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Method of Data Synchronization On an Asynchronously Clocked Interface

IP.com Disclosure Number: IPCOM000100056D
Original Publication Date: 1990-Mar-01
Included in the Prior Art Database: 2005-Mar-15
Document File: 4 page(s) / 134K

Publishing Venue

IBM

Related People

Jackowski, SP: AUTHOR [+2]

Abstract

The logic described below buffers data being transferred at one clock rate and synchronizes it for transfer at a different clock rate.

This text was extracted from an ASCII text file.
This is the abbreviated version, containing approximately 52% of the total text.

Method of Data Synchronization On an Asynchronously Clocked Interface

       The logic described below buffers data being transferred
at one clock rate and synchronizes it for transfer at a different
clock rate.

      When data is transferred on an asynchronously clocked
interface, neither side of the interface can receive and transmit
data at the same rate as the other side.  Thus, when data being
transmitted at a faster rate must be retimed to a slower rate, it
must be buffered somehow to prevent an overrun condition, and the
faster side must be informed that it must wait until more data can be
accepted.  If data being transferred at a slower rate must be
transmitted at a faster rate, valid data must exist before it can be
transferred at the faster rate.

      The common problem associated with moving data between clocks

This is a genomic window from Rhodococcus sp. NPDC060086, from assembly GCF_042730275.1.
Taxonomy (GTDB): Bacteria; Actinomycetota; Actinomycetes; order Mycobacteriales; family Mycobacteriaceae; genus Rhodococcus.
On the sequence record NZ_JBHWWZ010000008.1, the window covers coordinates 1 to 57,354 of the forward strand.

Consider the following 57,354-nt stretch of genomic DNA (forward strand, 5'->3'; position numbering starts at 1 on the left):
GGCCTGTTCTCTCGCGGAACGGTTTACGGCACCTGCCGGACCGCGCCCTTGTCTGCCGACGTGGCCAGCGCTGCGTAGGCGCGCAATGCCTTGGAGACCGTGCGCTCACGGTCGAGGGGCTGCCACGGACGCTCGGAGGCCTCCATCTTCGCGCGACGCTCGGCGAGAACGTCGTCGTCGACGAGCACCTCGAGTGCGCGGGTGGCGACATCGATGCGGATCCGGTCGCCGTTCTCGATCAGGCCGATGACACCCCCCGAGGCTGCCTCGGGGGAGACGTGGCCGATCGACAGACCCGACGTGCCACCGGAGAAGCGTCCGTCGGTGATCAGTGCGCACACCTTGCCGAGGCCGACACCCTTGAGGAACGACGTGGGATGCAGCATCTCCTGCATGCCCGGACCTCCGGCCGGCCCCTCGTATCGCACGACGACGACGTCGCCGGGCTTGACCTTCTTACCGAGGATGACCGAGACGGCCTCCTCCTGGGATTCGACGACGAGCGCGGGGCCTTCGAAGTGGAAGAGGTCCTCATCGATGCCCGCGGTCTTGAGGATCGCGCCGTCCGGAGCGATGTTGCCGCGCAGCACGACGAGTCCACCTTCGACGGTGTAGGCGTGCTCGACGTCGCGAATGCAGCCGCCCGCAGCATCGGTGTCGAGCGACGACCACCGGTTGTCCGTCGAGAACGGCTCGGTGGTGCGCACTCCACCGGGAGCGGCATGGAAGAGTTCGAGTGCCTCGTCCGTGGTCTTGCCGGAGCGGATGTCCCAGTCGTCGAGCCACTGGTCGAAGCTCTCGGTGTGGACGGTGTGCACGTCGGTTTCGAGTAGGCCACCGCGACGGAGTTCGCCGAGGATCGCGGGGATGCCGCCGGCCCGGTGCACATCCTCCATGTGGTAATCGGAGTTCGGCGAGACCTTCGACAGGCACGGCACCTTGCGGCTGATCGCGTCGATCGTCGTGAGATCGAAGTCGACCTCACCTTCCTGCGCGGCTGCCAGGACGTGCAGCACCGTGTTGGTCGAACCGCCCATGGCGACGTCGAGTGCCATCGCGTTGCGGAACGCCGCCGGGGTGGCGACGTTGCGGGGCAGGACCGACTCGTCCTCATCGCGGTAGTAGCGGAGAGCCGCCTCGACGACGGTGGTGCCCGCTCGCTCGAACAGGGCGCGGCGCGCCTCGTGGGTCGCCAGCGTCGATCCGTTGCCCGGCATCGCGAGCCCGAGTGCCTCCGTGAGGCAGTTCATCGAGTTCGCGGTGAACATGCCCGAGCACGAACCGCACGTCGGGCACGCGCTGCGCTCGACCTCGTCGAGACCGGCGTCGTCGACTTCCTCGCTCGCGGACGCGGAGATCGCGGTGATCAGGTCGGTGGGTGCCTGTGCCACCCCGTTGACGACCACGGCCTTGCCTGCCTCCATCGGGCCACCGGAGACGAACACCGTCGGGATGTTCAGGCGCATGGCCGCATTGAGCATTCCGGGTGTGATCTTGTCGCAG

of different rates is that of indeterminate or metastable signal
values which occur when data changing at one rate is clocked into a
latch at a different rate.  Fig. 1 shows a latch scheme which will
retime SCLKed (slower clocked) data to a FCLK (faster clock) rate.
Latches SRL1 and SRL2 insure a stable data set or reset value.  In
certain technologies more latches may be needed if the signal voltage
remains metastable for an extended period of time.

      In this scheme, however, the data being latched by FCLK must
remain constant in value long enough for the same data value to be
latched into both SRL1 and SRL2 - no less than two FCLK cycles in
this example.  If full bytes of data, potentially changing each SCLK
cycle, are being transferred, buffering the bytes before retiming can
solve the problem.

      Fig. 2 shows two four-byte-wide buffers.  The SREG buffers are
data clocked by a slower clock (SCLK) for retiming to a faster clock
(FCLK).  The FREG buffers faster data for retiming to the slower
clock.  For each buffer, a byte is loaded into one of the four bytes
by allowing only one of the four bytes to be clocked at a time.  This
is done by gating the clock using a two-bit counter.  The counter
increments and a new byte is loaded into the next byte of the buffer.
 The data is unloaded using a counter clocked at the rate to which
the data is retimed.

      Simply allowing the counters to increment normally and load and
unload the buffer will not accurately retime the data though.  The
FCNT, since it counts faster, would always catch up and pass the
SCNT, and invalid data would be transferred.  Simply adding the
retiming circuit in Fig. 1 to each bit in the buffer costs too many
c...